To lower the dignity of (someone); humble.
put (someone) through (someone's) paces
To cause to demonstrate ability or skill; test: The drama coach put her students through their paces before the first performance.
put (someone) up to
To cause to commit a funny, mischievous, or malicious act: My older brother put me up to making a prank telephone call.
put something over on
To deceive, cheat, or trick.
put the arm/bite/squeeze on Slang
To ask another for money.
put the finger on Slang
To inform on: The witness put the finger on the killer.
put the lie to
To show to be false or inaccurate.
put the make/moves on Slang
To make sexual advances to.
put the screws to/on Slang
To pressure (another) in an extreme manner.
put the skids on Slang
To bring to a halt: "Sacrificing free speech to put the skids on prurient printed matter is not the correct path, the courts said" (Curtis J. Sitomer).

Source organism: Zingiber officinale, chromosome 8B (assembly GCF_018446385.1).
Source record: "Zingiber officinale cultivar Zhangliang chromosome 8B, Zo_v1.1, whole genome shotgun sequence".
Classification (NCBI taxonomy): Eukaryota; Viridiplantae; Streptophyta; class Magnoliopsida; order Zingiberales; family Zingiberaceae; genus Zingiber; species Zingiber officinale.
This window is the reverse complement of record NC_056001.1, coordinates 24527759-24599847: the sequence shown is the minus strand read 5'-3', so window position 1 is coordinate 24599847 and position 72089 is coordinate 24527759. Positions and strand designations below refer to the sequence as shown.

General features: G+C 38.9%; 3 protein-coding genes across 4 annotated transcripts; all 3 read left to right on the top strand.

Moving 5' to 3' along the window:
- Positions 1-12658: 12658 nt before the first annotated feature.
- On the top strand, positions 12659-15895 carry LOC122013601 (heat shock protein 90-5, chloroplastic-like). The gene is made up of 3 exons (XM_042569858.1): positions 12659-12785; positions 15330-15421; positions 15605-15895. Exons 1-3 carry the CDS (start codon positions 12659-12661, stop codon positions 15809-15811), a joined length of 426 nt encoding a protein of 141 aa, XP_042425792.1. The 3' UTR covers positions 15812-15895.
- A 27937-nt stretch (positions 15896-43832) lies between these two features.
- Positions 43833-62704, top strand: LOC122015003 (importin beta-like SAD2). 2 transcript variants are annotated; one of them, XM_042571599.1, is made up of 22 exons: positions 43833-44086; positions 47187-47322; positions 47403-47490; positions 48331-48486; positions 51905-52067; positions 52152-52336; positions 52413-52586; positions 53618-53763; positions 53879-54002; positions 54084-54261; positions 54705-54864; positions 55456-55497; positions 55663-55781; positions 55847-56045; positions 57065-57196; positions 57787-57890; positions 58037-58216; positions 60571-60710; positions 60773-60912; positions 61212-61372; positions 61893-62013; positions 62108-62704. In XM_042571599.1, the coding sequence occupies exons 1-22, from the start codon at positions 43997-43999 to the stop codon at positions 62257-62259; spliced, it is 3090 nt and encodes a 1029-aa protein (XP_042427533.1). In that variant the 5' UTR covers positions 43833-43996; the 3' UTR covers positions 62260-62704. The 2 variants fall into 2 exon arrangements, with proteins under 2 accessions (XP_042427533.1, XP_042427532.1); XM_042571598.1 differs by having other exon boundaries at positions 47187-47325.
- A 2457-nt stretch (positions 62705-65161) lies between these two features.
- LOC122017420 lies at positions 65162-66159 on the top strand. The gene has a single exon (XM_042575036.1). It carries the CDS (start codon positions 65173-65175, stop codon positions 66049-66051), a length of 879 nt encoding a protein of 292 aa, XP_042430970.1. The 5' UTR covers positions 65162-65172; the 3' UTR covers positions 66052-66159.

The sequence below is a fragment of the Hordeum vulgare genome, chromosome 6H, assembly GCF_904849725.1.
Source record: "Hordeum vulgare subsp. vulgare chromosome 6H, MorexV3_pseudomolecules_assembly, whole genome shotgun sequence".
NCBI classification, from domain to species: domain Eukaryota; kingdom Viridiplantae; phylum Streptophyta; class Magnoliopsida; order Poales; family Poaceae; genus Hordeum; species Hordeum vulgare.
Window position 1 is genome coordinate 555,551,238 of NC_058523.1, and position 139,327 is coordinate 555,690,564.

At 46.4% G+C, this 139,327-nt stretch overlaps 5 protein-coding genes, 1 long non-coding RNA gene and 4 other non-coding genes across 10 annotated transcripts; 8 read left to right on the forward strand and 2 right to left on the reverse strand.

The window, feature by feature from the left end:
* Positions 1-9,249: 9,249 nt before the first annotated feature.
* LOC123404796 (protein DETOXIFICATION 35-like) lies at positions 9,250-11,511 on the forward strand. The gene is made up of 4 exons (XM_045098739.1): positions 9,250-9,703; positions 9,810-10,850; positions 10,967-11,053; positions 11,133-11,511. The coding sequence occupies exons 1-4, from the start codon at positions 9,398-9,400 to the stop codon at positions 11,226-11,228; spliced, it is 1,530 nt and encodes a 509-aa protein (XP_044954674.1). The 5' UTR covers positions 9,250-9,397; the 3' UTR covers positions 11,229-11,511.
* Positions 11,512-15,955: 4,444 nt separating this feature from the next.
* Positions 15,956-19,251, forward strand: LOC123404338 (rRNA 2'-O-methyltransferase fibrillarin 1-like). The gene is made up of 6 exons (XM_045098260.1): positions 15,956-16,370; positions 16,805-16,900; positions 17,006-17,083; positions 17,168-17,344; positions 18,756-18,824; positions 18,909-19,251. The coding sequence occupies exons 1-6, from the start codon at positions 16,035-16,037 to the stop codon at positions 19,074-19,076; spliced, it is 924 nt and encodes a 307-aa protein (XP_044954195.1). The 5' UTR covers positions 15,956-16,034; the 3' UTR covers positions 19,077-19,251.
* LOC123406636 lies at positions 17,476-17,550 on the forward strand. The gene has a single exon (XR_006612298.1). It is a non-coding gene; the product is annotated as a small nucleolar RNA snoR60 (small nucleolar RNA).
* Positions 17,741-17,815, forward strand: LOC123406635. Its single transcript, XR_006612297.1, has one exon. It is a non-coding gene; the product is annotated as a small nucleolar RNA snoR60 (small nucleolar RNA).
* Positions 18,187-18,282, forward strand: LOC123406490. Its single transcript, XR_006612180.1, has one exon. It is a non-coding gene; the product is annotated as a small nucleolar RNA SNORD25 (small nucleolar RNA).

put to bed Informal
1. To make final preparations for the printing of (a newspaper, for example).
2. To make final preparations for completing (a project).
put to it
To cause extreme difficulty for: We were put to it to finish the book on time.
put to sleep
1. To make weary; bore.
2. To subject to euthanasia.
3. To subject to general anesthesia.
put two and two together
To draw the proper conclusions from existing evidence or indications.
put up or shut up Slang
To have to endure an unpleasant situation or take action to remedy it.
put up with
To endure without complaint: We had to put up with the inconvenience.

[Middle English putten, back-formation from Old English *pūtte, past tense of pȳtan, to put out.]